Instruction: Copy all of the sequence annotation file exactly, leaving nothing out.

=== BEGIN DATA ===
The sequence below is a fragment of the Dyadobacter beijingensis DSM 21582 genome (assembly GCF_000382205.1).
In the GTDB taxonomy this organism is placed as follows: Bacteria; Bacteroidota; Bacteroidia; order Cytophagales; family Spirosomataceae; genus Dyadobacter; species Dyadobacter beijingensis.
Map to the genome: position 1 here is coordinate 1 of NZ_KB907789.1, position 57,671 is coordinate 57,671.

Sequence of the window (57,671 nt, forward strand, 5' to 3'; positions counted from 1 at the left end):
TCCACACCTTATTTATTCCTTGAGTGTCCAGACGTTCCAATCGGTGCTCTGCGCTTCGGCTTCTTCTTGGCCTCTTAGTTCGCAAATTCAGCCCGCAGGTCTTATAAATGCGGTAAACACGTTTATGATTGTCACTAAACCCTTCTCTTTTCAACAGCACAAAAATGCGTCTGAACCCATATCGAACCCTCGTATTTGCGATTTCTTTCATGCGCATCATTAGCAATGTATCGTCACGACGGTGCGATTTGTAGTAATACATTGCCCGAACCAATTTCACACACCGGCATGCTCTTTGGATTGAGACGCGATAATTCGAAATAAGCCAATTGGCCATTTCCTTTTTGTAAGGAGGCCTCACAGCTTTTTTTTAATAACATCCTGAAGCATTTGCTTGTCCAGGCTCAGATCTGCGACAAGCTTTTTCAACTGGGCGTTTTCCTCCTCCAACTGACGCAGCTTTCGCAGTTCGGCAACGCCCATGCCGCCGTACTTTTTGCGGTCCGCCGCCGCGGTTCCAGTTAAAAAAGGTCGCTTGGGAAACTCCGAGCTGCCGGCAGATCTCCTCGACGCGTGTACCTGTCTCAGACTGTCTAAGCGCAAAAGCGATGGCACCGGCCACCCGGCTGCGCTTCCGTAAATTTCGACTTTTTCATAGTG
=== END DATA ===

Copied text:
The sequence below is a fragment of the Dyadobacter beijingensis DSM 21582 genome (assembly GCF_000382205.1).
In the GTDB taxonomy this organism is placed as follows: Bacteria; Bacteroidota; Bacteroidia; order Cytophagales; family Spirosomataceae; genus Dyadobacter; species Dyadobacter beijingensis.
Map to the genome: position 1 here is coordinate 1 of NZ_KB907789.1, position 57,671 is coordinate 57,671.

Sequence of the window (57,671 nt, forward strand, 5' to 3'; positions counted from 1 at the left end):
TCCACACCTTATTTATTCCTTGAGTGTCCAGACGTTCCAATCGGTGCTCTGCGCTTCGGCTTCTTCTTGGCCTCTTAGTTCGCAAATTCAGCCCGCAGGTCTTATAAATGCGGTAAACACGTTTATGATTGTCACTAAACCCTTCTCTTTTCAACAGCACAAAAATGCGTCTGAACCCATATCGAACCCTCGTATTTGCGATTTCTTTCATGCGCATCATTAGCAATGTATCGTCACGACGGTGCGATTTGTAGTAATACATTGCCCGAACCAATTTCACACACCGGCATGCTCTTTGGATTGAGACGCGATAATTCGAAATAAGCCAATTGGCCATTTCCTTTTTGTAAGGAGGCCTCACAGCTTTTTTTTAATAACATCCTGAAGCATTTGCTTGTCCAGGCTCAGATCTGCGACAAGCTTTTTCAACTGGGCGTTTTCCTCCTCCAACTGACGCAGCTTTCGCAGTTCGGCAACGCCCATGCCGCCGTACTTTTTGCGGTCCGCCGCCGCGGTTCCAGTTAAAAAAGGTCGCTTGGGAAACTCCGAGCTGCCGGCAGATCTCCTCGACGCGTGTACCTGTCTCAGACTGTCTAAGCGCAAAAGCGATGGCACCGGCCACCCGGCTGCGCTTCCGTAAATTTCGACTTTTTCATAGTG